Using Markdown with Django 1.7

May 09, 2014

Markdown is great. As a formatting language, I find it to be pretty much unparalleled for speed and ease of syntax. Not having to think overly hard about style allows you to focus purely on the quality of the content.

At work, we use GitHub extensively, which means that Markdown is a standard. Issues, pull requests and comments all accept the syntax, so it feels very familiar. Given a choice, I now prefer to do all of my writing in Markdown. Using Draft makes this very convenient - I can write in Markdown and output my writing to HTML. However, this has always felt like a bit of an extra step to me. What I really wanted to be able to do was just dump my Markdown into my blog and have it render as HTML.

One way to do this would be to use a static site generator like Pelican or Jekyll. However, my site is a Django app, and I want to keep it that way. Unfortunately, Django deprecated their built-in support for Markdown rendering in 1.5. Fortunately, there is an easy way around this!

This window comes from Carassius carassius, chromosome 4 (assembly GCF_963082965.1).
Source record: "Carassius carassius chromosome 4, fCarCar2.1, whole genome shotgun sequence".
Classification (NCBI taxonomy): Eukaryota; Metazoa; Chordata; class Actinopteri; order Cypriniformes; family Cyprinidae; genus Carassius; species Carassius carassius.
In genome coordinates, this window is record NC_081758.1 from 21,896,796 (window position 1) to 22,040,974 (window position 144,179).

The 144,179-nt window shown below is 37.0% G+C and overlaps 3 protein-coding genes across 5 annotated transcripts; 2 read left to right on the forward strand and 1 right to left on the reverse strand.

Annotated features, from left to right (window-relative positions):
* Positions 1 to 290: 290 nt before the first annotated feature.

Using Markdown with Django 1.5+

The Python markdown package is the secret to adding Markdown support back into our Django templates. In order to make it as easy as possible to render Markdown, we want to create a custom template filter. It will look a little something like this:

In order to render content written in Markdown on a page, we can just add the filter to the relevant context variable. Don't forget to load the file containing the template tag!

Et voila - now we can write our content as Markdown, throw it into a text field on a Django form, and see it rendered as HTML on our display page. Easy! So easy, in fact, that this post itself was written in Markdown and put straight into my blog.

Note: For the security-minded, it's also possible to change the escape behaviour of the markdown function to disallow raw HTML from being passed through. This way, we can expose a Markdown form to our users without worrying that they will inject malicious code into our pages! In the example above, I've used safe_mode = 'escape' which automatically escapes raw HTML to a safe equivalent.

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